These findings help explain the speed and effectiveness of the adaptation. In the first weeks of the lockdown, co-workers relied on an existing pool of shared experiences, and students often knew one another from around campus. Further, we shared the strangeness and stress of adjusting to the new normal.
Now a new challenge has emerged: with the pandemic winding down, many employers are ignoring the fact that their companies functioned well in remote work mode, that the productivity was better than expected, that people experienced a better quality of life, with less time commuting and more time for themselves. These employers are pushing for a return to the old ways of doing things. They declare (and impose): it is time to go back to the office! Their assumption is that once all in the same physical space, we will frequently share knowledge – in reality, working in these shared spaces often involves workers wearing headphones and barely communicating!
How can these two trends be reconciled to satisfy the needs of employees and employers alike?
1.Continue trusting your employees.
The pandemic proved that employees can be trusted – both in crises and in normal times. Most of the adaptations to the COVID-19 crisis were done individually, albeit with the guidance of hierarchical superiors and the technical assistance of IT colleagues. But we can agree that the switch to online work was largely due to individual efforts, initiatives, and ideas. People value this autonomy that makes them feel valuable - and when their efforts are recognized and praised, also valued. They want to maintain this autonomy, so far touted as the prerogative of an elite, the white-collar workers. Managers will have to hold open frank discussions about how employees see the future of work and about the practices and lessons from the crisis period worth maintaining in a – hopefully – calmer future.
A related recommendation is that there is no reason for not extending this invitation for frank discussions about the desired way to accomplish one’s work to employees who did not switch to remote work because of the sectors in which they operate. Cashiers, nurses, doctors, drivers, cleaners, and other essential workers have all adapted to working in dangerous conditions. They did so without so much as a murmur. With increased danger comes increased responsibility and dignity. Let’s acknowledge that this dignity includes the right to have a say in the way their work is organized and executed.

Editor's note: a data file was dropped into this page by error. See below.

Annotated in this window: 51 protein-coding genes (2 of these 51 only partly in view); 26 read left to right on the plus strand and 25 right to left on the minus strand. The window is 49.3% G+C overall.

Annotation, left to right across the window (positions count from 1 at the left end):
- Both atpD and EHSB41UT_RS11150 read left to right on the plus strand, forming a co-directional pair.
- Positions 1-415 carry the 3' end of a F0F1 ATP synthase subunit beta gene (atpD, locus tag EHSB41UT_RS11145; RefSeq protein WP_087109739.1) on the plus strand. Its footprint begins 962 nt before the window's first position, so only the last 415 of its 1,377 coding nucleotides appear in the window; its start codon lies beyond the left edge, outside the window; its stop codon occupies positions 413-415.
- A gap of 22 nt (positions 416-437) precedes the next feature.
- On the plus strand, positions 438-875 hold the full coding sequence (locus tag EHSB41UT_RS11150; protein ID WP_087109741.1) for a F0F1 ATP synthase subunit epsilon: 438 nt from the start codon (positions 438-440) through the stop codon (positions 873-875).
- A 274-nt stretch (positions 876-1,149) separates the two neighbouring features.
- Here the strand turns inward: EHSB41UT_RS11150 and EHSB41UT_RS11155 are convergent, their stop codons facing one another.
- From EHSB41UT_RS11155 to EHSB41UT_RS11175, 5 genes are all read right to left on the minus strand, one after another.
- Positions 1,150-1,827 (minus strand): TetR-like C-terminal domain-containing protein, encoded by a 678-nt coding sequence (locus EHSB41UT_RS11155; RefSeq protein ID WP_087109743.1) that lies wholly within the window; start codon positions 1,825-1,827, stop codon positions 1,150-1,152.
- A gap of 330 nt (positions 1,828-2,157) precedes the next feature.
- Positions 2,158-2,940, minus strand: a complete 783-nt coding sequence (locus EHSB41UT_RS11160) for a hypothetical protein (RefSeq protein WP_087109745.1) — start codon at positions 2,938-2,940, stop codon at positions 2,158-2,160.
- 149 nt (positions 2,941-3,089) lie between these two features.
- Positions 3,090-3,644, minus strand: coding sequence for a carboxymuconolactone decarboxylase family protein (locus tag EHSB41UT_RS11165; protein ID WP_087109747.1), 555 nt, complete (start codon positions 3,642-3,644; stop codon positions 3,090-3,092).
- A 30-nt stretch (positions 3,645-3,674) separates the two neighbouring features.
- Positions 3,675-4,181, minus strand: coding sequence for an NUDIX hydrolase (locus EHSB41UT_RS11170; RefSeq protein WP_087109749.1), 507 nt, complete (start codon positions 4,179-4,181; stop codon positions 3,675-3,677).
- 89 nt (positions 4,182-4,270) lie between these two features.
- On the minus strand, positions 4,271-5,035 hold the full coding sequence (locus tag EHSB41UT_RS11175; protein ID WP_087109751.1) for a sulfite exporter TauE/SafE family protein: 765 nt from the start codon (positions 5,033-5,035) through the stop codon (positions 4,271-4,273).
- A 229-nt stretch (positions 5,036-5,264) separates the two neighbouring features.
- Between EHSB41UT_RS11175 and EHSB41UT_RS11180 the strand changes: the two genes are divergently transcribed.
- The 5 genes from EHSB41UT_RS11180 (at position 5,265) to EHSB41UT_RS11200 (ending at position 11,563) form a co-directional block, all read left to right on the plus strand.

2. Switch from a control mode to a support mode.
The first recommendation complements the first: acknowledge that not all is calm on the remote work front. For some employees, the home front can be a huge source of stress, due to cramped lodgings, home-schooling, and even domestic violence. The social isolation during the pandemic accentuated troubling trends in teenagers’ mental health too, which profoundly affects families (3).
While it is not managers’ responsibility to resolve such issues, being attentive to employees’ unique needs, adjusting schedules so as to help alleviate the stress when possible, and lending a friendly ear can go a long way in helping a person under strain.
One way to do this would be by encouraging people to join virtual meetings early and leaving time for socializing at the end. This gives people the opportunity to have informal discussions. Another, more proactive way, is to offer to listen to those who need it.
3.Ensure congruence between remote work and other organizational practices.
In any given organization, there are a multitude of practices being implemented, changed, dropped. Remote work is only one of these practices, and it needs to be congruent with the others. Take agile methods, for instance; a 2018 McKinsey study4 found that 74% of the firms surveyed were prioritizing the transition to this system, which emphasizes rapid change, teamwork, flattened hierarchies, decentralized decision-making, and temporary, project-based work (5). These practices, when combined, may lead to undesirable outcomes. For instance, a recent study found that IT employees in an “agile” work design setup were discouraged from remote work because of their work’s oral nature (as opposed to written) and physical orientation, as people work in close proximity. Furthermore, women preferred remote work even when their managers did not support this choice6.